It still pays to pump crude oil
The dog days of August have proved anything but dull for the oil market. As chatter began to circulate about a production freeze next month, funds rushed to cover their shorts and put on new longs in the futures market. In response the benchmark Brent crude price rebounded some 17% in the first two weeks of the month to within a whisker of US$50/bbl, reversing much of its -21% correction since early June. It feels very much as if we have seen this movie before, and not that long ago. In April, prices rallied smartly on talk that Saudi Arabia, Russia and Iran would agree a freeze, only for the chatter to come to nothing. So the question investors must answer now is this: What, if anything, has changed since then?
On the demand side, not much. If anything, the outlook has deteriorated. This month the International Energy Agency cut its demand growth forecast for 2017 to 1.2mn bbl/day, from 1.4mn this year, blaming a gloomy economic outlook. Meanwhile, China’s import growth, long a bright spot in an otherwise clouded market, appears to be abating as the slowdown in heavy industry weighs on demand for heavier oil products, and as Beijing’s strategic reserve buildup approaches the limits of its current storage capacity.
As a result, attention has focused on the supply side of the equation. At first, there appears little cause for bullishness. Increases in OPEC production have more than offset the decline from non-OPEC producers recently, as Nigeria brought capacity back on stream and Saudi raised its monthly output to a record 10.67mn bbl/day in July.
Nevertheless, the market has seized on comments from the oil ministers of Saudi and Russia in recent days, both of whom said that OPEC and non-OPEC producers alike are working together to stabilize prices. The remarks raised expectations of an agreement to limit production when officials meet next month in Algeria, pushing futures prices higher. Whether any deal will materialise is doubtful, however. Saudi and Russia agreed back in February to work towards a freeze, but nothing came of it. Saudi officials have repeatedly declared that they will only limit their own output if other producers play along— by which they mean Saudi’s regional rival Iran. Hopes for a resurrected deal rest on the belief that Russia’s word carries weight in Tehran. That’s questionable. Russian and Iranian interests are aligned in Syria, where strategic cooperation is intensifying, and both countries share a reflexive distrust of the US, but Russian influence only goes so far. Iranian officials are convinced that Saudi has stepped up production specifically in order to sabotage Iran’s oil export prospects following the relaxation of international sanctions at the beginning of this year, and insist they will not curb their own production. Just last week Iran’s oil minister pledged to increase production from 3.6mn bbl/day currently to 4mn by the end of this year and to 4.6mn by the end of the decade. Iran’s state oil company talks of pumping 6mn.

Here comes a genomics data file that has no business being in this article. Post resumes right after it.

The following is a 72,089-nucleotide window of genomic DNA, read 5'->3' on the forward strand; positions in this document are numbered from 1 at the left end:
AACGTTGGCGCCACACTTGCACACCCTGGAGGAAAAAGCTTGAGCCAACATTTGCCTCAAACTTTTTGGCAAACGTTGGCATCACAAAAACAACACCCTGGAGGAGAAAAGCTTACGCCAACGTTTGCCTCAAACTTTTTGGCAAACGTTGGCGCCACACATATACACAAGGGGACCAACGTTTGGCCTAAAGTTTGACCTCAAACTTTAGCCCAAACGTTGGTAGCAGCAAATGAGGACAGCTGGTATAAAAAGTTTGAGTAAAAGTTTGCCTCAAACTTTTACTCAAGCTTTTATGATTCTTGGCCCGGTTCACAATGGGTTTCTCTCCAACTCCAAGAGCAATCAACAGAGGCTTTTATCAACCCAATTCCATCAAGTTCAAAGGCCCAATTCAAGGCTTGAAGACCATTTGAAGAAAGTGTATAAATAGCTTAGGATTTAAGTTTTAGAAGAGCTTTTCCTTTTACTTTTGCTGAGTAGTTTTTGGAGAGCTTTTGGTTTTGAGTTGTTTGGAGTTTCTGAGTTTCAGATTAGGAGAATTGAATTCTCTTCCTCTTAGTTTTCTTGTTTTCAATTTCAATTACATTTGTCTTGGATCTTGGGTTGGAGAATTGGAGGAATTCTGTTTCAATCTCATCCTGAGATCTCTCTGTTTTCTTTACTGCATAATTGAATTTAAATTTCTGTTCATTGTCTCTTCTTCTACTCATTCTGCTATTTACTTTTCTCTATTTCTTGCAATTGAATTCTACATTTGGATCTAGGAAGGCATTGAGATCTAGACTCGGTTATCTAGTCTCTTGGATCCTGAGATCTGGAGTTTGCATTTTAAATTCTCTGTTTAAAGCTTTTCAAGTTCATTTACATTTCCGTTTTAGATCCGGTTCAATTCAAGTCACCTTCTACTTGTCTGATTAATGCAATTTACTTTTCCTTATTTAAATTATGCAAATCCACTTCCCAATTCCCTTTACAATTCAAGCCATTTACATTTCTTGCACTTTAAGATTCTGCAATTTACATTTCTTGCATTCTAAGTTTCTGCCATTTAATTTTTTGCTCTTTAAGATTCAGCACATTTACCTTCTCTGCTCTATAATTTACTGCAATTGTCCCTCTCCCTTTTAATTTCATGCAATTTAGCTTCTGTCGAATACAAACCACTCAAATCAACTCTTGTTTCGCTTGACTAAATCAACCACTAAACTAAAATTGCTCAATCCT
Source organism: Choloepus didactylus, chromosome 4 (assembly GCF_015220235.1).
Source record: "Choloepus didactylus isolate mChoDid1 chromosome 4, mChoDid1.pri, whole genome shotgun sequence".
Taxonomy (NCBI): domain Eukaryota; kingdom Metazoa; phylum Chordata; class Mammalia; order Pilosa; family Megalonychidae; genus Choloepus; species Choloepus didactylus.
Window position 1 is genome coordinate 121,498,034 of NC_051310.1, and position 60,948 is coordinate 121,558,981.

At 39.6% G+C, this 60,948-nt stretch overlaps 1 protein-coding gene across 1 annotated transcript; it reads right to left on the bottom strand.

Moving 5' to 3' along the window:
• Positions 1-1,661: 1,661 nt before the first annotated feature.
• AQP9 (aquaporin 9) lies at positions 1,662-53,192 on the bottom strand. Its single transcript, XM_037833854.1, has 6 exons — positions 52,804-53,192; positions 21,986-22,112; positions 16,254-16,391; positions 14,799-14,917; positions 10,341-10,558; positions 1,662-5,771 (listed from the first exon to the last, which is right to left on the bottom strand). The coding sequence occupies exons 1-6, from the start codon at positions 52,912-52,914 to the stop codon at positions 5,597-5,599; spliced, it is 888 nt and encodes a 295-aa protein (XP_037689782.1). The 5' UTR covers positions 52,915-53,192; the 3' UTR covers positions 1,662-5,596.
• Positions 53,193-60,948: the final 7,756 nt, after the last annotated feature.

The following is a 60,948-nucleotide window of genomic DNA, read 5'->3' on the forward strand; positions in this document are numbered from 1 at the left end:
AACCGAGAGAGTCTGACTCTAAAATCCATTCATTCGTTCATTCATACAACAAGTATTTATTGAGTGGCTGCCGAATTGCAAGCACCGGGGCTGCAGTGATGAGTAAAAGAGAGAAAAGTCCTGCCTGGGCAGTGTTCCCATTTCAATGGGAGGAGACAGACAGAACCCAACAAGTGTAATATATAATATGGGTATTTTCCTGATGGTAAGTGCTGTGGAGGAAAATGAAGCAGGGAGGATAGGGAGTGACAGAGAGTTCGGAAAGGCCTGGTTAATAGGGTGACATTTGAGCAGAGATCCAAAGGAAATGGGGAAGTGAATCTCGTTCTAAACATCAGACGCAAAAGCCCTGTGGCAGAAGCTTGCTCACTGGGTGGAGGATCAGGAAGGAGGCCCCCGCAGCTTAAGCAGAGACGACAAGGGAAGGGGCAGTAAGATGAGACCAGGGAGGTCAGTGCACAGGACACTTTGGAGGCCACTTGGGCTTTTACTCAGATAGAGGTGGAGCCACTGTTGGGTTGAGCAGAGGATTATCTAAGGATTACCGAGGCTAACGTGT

In such an environment, Saudi has little incentive in either the short or long term to limit its own production. Riyadh’s immediate objective is to generate as much oil revenue as it can in order to prevent any deterioration of its fiscal deficit, which the International Monetary Fund forecasts at 13% of GDP this year. As a result, a deal to freeze production would only make sense if Saudi could be absolutely confident that all the other signatories would comply. If Saudi were to limit its output while others did not, Riyadh would lose market share without any compensating increase in price, and its revenues would decline. In the absence of any such confidence, the least risky course is for Saudi to keep pumping as fast as it can.
Maximising production may well make sense in the longer term as well. At current rates of production, Saudi has another 60 to 70 years of proven oil reserves (not factoring in improvements in extraction technology, which increase reserves even without new exploration). With mounting concern about climate change likely to squeeze the market for fossil fuels over the coming decades, Riyadh faces the risk that towards the middle of this century it will find itself sitting on 100bn bbl or more of “stranded assets” — proven oil reserves that it can no longer extract and sell. As a result, Saudi has a powerful incentive to monetize as much of its reserves as possible as soon as possible, by pumping as much oil as it can while it has the opportunity in order to fund attempts to build a less oil-dependent economy.
All these factors — together with the consideration that the average wellhead breakeven price for new US shale wells is around US$40/bbl, meaning that new projects can be profitable at oil prices not far north of US$50-60/bbl — will continue to place a firm ceiling on the price of crude somewhere in the vicinity of US$55/bbl. Despite the current flurry of bullishness, nothing material has changed.